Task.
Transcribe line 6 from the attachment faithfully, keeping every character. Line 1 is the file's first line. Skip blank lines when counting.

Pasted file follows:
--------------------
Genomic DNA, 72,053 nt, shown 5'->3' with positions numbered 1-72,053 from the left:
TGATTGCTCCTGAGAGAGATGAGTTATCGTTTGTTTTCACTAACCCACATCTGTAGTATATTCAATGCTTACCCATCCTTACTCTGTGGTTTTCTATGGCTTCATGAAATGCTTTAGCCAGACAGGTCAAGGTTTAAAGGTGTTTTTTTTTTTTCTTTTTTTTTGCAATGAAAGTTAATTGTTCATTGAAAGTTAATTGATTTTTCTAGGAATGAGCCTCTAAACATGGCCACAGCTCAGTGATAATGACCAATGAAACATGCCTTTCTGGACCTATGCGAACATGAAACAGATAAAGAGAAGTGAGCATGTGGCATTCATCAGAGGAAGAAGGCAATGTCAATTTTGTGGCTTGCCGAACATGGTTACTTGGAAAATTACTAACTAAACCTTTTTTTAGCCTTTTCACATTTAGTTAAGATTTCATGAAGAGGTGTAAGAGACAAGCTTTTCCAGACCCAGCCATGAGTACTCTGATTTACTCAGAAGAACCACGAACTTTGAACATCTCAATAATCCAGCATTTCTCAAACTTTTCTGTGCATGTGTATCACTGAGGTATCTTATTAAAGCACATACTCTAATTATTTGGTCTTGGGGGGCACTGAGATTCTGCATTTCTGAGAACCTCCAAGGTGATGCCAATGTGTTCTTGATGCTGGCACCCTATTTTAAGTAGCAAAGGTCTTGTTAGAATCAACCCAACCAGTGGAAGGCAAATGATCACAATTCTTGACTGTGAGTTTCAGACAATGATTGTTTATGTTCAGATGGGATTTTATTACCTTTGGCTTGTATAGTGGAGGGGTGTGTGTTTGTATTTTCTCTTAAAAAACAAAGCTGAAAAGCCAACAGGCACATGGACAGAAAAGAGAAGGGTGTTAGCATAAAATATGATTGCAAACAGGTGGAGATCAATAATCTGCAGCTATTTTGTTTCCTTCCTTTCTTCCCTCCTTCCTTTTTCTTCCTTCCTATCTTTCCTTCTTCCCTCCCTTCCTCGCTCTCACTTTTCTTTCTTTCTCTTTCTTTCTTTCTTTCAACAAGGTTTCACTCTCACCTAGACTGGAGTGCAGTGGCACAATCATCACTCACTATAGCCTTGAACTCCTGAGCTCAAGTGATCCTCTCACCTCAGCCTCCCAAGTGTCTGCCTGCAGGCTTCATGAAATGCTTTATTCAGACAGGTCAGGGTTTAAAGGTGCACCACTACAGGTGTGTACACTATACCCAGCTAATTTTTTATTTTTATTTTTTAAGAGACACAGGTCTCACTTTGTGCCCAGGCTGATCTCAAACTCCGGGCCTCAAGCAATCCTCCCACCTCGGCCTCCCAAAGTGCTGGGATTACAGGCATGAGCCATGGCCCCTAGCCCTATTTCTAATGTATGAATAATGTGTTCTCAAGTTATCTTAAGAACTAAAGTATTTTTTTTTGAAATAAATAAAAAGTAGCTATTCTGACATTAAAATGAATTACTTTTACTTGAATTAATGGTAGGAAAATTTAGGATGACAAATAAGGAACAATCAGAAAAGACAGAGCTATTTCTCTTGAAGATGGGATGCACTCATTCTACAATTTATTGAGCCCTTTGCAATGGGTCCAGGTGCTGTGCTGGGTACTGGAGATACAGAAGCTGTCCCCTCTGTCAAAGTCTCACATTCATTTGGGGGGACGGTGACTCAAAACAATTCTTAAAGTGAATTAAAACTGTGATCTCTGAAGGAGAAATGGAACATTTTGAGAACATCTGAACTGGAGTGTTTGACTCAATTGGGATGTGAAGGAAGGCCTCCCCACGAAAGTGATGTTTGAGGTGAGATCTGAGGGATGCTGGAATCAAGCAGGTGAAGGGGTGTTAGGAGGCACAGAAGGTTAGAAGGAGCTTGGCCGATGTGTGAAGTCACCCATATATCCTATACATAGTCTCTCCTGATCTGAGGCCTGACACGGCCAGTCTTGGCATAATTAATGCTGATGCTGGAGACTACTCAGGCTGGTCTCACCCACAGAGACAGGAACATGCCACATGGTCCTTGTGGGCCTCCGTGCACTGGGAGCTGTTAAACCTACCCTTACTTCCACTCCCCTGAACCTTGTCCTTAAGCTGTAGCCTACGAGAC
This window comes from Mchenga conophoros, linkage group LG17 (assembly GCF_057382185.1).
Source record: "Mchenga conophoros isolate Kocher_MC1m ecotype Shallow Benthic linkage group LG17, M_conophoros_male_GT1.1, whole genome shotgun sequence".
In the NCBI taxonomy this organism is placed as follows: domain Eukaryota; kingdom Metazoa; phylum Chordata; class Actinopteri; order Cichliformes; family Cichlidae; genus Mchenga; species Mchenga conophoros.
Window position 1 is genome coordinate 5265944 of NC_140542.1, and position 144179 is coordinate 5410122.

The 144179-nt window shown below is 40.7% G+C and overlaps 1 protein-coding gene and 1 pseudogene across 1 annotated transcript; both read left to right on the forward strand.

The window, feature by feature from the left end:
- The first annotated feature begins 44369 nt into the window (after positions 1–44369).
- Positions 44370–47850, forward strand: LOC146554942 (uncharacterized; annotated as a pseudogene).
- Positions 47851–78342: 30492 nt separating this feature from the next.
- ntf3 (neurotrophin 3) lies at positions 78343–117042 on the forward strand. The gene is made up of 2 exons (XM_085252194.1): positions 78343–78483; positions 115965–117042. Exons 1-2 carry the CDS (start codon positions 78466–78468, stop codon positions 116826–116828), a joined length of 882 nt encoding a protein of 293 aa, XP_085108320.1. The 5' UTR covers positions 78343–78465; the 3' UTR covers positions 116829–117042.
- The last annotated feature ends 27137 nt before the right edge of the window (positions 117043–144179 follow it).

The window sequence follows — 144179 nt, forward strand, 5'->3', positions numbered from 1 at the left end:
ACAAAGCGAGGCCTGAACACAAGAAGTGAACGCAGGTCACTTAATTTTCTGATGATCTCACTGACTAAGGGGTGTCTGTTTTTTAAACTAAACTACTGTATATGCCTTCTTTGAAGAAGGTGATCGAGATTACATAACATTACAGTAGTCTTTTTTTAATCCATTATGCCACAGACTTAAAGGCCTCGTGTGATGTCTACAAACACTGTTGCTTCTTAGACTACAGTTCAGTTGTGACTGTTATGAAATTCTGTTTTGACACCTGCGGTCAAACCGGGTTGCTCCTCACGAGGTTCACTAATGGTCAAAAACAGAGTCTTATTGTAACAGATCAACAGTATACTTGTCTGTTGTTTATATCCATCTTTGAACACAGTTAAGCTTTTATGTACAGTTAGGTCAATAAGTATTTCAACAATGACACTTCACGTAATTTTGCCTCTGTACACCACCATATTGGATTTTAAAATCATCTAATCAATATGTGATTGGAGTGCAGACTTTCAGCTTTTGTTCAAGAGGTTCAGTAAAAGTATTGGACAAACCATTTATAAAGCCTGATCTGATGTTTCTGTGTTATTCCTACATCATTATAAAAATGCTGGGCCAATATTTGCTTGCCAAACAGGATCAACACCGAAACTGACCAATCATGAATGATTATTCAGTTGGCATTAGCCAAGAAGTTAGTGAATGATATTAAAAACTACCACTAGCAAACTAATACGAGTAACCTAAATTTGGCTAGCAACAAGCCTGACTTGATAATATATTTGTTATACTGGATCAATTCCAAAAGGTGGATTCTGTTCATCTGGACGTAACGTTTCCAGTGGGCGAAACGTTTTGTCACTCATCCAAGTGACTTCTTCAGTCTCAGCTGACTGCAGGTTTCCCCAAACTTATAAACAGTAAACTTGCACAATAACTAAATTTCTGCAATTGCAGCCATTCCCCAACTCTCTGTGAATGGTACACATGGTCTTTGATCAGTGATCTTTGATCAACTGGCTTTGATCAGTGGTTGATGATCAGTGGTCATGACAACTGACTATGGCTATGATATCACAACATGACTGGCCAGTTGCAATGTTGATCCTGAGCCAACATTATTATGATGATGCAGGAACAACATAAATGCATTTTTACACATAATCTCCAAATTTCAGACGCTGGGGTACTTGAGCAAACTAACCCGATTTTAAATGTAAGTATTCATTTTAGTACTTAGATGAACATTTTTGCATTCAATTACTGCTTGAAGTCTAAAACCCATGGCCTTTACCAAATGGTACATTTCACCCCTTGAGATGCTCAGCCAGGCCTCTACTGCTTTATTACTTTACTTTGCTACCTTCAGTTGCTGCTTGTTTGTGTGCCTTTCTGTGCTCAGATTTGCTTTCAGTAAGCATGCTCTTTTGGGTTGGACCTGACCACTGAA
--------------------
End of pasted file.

Window position 1 is genome coordinate 5265944 of NC_140542.1, and position 144179 is coordinate 5410122.